Why Warner Music Group Wants to Acquire Believe

In a New Year letter to staff in January, Warner Music Group CEO Robert Kyncl said the company needed to offer better services to the “middle class of artists,” an area being feverishly pursued by his major-label competitors, as well as a handful of independent distribution companies.  

This week, WMG revealed it is interested in acquiring French company Believe, which owns a large label services business, digital distributor TuneCore, publishing administration service Sentric and a stable of record labels including Naïve, Nuclear Blast and Groove Attack. WMG said it is willing to pay “at least” 17 euros ($18.60) per share, a premium to the 15 euros ($16.41) per share offered by a consortium led by Believe CEO Denis Ladegaillerie and investment funds EQT and TCV. WMG’s bid values Believe at roughly 1.65 billion euros ($1.8 billion). 

WMG’s interest in Believe doesn’t come as a surprise. The middle class of artists Kyncl referenced wants alternatives to traditional recording and publishing deals — and WMG needs the tools to give those artists what they want. 

While WMG can likely bring greater value to Believe’s assets as well, a Believe deal “solves a real stack problem for [WMG],” says Matt Pincus, founder and CEO of MUSIC, a venture with investment bank Liontree. A full “stack” — a tech term that refers to all the technologies and skills required for a project — would allow WMG to serve a more complete range of artists. Presently, WMG’s product offering is missing a distributor for self-published artists, says Pincus, that provides a level of artist services between a do-it-yourself distribution deal and a record label contract. That would augment WMG’s ADA, which distributes indie labels, and create a funnel to bring rising artists into WMG’s system.  

Kyncl need only look at how his competitors are serving middle-class artists. Following the rise of iTunes, some independent distributors were eventually acquired by other major labels that wanted to distribute music on a greater scale. Sony Music has The Orchard, a digital distributor acquired in 2015, and AWAL, an artist-development company acquired from Kobalt in 2022. Universal Music Group acquired digital distributor Ingrooves in 2019 and folded it into its artist- and label-services division, Virgin Music Group in 2022. TuneCore, founded in 2006 to allow artists to access a new era of digital stores and services, was acquired by Believe in 2015.  

The majors’ emphasis on label services is an acknowledgement that today’s marketplace is a mix of traditional artist deals, do-it-yourself independent artists and everything in-between — distribution deals, joint ventures, licensing deals, profit-sharing arrangements and releases from independent artists backed by a major’s label services provider. Budding superstars often want independence but need the majors’ global infrastructure and expertise. “What really makes a difference in this world is to do what [CEO] Brad [Navin] and the Orchard did with the Bad Bunny record [Un Verano Sin Ti],” says Pincus. “They really helped break that record worldwide.”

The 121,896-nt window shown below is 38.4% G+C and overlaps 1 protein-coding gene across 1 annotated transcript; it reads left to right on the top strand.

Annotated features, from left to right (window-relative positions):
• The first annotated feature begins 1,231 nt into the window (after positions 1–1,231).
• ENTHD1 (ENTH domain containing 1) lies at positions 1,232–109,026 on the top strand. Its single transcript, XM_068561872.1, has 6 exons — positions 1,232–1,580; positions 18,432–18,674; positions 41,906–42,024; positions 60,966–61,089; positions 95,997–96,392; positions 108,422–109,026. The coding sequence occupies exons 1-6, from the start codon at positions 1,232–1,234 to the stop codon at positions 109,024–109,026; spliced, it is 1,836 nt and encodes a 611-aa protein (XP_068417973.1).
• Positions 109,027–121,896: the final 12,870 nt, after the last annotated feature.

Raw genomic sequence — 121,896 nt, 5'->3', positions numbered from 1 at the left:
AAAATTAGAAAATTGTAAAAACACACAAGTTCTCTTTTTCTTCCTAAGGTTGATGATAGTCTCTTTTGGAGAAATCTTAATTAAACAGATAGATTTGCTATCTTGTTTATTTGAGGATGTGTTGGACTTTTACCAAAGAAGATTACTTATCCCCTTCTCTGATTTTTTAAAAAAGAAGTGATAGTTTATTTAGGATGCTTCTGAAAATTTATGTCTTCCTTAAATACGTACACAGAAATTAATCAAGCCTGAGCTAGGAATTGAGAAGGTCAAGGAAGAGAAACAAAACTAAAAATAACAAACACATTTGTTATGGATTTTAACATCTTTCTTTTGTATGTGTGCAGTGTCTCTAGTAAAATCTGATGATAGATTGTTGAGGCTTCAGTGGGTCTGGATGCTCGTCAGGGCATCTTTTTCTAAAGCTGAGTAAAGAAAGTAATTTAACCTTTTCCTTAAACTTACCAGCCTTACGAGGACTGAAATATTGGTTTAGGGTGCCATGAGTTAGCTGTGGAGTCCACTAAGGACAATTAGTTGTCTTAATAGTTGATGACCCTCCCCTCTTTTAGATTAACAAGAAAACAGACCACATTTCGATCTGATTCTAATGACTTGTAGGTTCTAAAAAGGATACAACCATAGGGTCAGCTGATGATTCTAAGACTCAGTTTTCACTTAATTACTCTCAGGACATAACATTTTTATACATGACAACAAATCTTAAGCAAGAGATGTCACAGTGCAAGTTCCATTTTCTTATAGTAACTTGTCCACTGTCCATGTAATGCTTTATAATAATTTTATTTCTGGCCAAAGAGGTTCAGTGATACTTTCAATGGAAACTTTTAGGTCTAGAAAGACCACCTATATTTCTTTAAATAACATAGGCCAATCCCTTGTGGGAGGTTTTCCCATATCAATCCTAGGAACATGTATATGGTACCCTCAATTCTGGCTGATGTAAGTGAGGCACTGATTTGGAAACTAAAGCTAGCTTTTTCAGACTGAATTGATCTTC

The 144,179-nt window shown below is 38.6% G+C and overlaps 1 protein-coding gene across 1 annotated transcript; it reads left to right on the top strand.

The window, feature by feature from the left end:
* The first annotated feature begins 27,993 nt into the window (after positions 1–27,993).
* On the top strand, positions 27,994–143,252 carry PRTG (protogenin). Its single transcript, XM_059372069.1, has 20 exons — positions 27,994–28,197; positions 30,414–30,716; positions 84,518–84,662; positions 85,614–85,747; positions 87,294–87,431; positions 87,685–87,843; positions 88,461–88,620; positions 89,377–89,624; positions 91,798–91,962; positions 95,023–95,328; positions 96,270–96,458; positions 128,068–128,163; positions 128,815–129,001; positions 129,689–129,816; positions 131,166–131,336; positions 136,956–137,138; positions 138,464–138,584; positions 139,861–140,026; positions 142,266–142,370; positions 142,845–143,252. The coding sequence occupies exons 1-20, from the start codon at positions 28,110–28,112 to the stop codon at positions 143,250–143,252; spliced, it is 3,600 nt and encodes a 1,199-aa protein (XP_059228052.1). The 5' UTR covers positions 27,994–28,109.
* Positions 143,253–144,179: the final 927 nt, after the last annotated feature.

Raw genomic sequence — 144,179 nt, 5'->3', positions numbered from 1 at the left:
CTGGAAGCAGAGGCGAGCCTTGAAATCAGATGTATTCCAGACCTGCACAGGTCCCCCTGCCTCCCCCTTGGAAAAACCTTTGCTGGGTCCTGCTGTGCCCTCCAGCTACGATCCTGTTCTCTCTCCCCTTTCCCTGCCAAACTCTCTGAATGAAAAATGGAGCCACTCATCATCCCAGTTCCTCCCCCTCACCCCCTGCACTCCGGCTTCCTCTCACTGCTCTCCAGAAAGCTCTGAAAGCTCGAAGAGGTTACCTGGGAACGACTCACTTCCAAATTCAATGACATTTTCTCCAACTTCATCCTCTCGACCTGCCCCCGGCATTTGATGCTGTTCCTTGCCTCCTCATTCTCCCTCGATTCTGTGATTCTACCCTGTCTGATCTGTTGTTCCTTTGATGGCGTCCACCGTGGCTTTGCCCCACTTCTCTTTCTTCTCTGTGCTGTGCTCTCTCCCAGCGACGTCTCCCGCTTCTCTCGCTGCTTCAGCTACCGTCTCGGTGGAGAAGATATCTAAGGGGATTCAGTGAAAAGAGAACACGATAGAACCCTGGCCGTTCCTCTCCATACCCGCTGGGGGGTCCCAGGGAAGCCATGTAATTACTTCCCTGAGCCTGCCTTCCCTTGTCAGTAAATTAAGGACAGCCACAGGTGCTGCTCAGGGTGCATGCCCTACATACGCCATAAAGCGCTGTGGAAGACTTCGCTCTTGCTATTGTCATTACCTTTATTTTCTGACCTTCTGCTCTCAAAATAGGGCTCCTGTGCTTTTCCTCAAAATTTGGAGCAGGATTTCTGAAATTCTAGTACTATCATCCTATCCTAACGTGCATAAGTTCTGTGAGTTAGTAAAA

Believe would also provide WMG a publishing solution for those same independent artists. “When you consider that Believe also acquired Sentric publishing, this brings together master and publishing for many of these indie artists,” says Vickie Nauman of advisory firm CrossBorderWorks. “That also opens up opportunities for new synch licensing models that otherwise fragmented rights do not allow.” 

Geography is another aspect of Believe’s business that could be attractive to WMG. Although the majority of Believe’s revenue comes from Europe, it has employees in more than 50 countries and has a presence in fast-growing markets such as Indian — where it invested in two record labels, Venus and Think Music — and Indonesia. Approximately 27% of Believe’s total revenue in the first nine months of 2023 came from Asia-Pacific and Africa, a 17.4% increase from the prior-year period.  

Developing markets have great potential for a couple reasons, Kyncl explained Wednesday at the Morgan Stanley Technology, Media and Telecom 2024 conference. In the Middle East, for example, markets that have young populations, an underdeveloped subscription market and lack collection societies “will see quite a lot of value appreciation.” Developing markets are increasingly becoming music exporters, and Kyncl believes that provides WMG with an arbitrage opportunity. “Let’s say if you have Indonesian content that’s traveling to America,” he said. “It’s a smart place to put money because it’s [going] from a low ARPU country to high ARPU streams [in a developed market].” 

An acquisition is hardly a done deal, though. To date, WMG has only expressed an interest in Believe. WMG is playing catch-up, too: The consortium attempting to take Believe private has lined up blocks representing nearly 72% of share capital — enough to “prevent a competing bidder from acquiring control,” according to Believe’s ad-hoc committee — although WMG’s higher bid could change that. An acquisition would require regulatory approval, too, and there is likely to be pushback from music companies and trade associations such as the UK-based Association of Independent Music against further industry consolidation.  

But, setting aside the potential roadblocks, WMG would be a good fit for Believe. Sony Music and UMG are both larger than WMG, already have Believe-like companies and would thus face more regulatory scrutiny. The 1.65 billion-euros ($1.8 billion) price tag is in what astronomers call the “Goldilocks zone” for habitable planets’ distance to their suns: It’s too expensive for many independent companies but affordable enough for WMG.

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